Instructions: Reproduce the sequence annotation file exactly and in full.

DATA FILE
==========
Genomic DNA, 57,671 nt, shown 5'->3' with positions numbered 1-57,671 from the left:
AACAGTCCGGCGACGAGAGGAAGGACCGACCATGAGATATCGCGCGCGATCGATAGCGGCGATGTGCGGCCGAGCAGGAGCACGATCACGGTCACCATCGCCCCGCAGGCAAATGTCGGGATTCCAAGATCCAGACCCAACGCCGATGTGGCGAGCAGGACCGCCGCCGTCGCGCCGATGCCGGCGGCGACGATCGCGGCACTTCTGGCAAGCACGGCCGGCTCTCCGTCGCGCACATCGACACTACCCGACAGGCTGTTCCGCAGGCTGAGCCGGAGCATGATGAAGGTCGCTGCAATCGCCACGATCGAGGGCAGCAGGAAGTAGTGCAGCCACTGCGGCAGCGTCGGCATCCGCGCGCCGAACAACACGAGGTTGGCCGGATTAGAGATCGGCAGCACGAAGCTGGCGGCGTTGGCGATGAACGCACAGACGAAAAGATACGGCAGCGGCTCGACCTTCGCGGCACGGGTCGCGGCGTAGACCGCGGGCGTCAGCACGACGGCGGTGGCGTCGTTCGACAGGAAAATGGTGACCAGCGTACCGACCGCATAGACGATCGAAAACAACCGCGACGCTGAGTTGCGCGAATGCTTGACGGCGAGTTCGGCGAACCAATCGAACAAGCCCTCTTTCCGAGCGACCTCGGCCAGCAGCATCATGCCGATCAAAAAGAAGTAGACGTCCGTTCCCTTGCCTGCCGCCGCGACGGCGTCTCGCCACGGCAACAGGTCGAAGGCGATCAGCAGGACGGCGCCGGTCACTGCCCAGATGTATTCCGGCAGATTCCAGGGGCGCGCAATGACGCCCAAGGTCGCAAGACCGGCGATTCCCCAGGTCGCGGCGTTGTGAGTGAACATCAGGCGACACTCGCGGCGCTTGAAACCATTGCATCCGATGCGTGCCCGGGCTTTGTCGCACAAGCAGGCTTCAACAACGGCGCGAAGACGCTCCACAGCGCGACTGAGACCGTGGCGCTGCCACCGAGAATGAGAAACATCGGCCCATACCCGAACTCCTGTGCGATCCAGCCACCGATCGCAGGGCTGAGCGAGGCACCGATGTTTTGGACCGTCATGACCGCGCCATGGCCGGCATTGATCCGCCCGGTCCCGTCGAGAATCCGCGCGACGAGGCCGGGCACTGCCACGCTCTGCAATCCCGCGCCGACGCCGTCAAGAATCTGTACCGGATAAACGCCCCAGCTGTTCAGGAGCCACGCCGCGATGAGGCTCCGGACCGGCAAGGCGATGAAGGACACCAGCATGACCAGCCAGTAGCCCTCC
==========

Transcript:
Genomic DNA, 57,671 nt, shown 5'->3' with positions numbered 1-57,671 from the left:
AACAGTCCGGCGACGAGAGGAAGGACCGACCATGAGATATCGCGCGCGATCGATAGCGGCGATGTGCGGCCGAGCAGGAGCACGATCACGGTCACCATCGCCCCGCAGGCAAATGTCGGGATTCCAAGATCCAGACCCAACGCCGATGTGGCGAGCAGGACCGCCGCCGTCGCGCCGATGCCGGCGGCGACGATCGCGGCACTTCTGGCAAGCACGGCCGGCTCTCCGTCGCGCACATCGACACTACCCGACAGGCTGTTCCGCAGGCTGAGCCGGAGCATGATGAAGGTCGCTGCAATCGCCACGATCGAGGGCAGCAGGAAGTAGTGCAGCCACTGCGGCAGCGTCGGCATCCGCGCGCCGAACAACACGAGGTTGGCCGGATTAGAGATCGGCAGCACGAAGCTGGCGGCGTTGGCGATGAACGCACAGACGAAAAGATACGGCAGCGGCTCGACCTTCGCGGCACGGGTCGCGGCGTAGACCGCGGGCGTCAGCACGACGGCGGTGGCGTCGTTCGACAGGAAAATGGTGACCAGCGTACCGACCGCATAGACGATCGAAAACAACCGCGACGCTGAGTTGCGCGAATGCTTGACGGCGAGTTCGGCGAACCAATCGAACAAGCCCTCTTTCCGAGCGACCTCGGCCAGCAGCATCATGCCGATCAAAAAGAAGTAGACGTCCGTTCCCTTGCCTGCCGCCGCGACGGCGTCTCGCCACGGCAACAGGTCGAAGGCGATCAGCAGGACGGCGCCGGTCACTGCCCAGATGTATTCCGGCAGATTCCAGGGGCGCGCAATGACGCCCAAGGTCGCAAGACCGGCGATTCCCCAGGTCGCGGCGTTGTGAGTGAACATCAGGCGACACTCGCGGCGCTTGAAACCATTGCATCCGATGCGTGCCCGGGCTTTGTCGCACAAGCAGGCTTCAACAACGGCGCGAAGACGCTCCACAGCGCGACTGAGACCGTGGCGCTGCCACCGAGAATGAGAAACATCGGCCCATACCCGAACTCCTGTGCGATCCAGCCACCGATCGCAGGGCTGAGCGAGGCACCGATGTTTTGGACCGTCATGACCGCGCCATGGCCGGCATTGATCCGCCCGGTCCCGTCGAGAATCCGCGCGACGAGGCCGGGCACTGCCACGCTCTGCAATCCCGCGCCGACGCCGTCAAGAATCTGTACCGGATAAACGCCCCAGCTGTTCAGGAGCCACGCCGCGATGAGGCTCCGGACCGGCAAGGCGATGAAGGACACCAGCATGACCAGCCAGTAGCCCTCC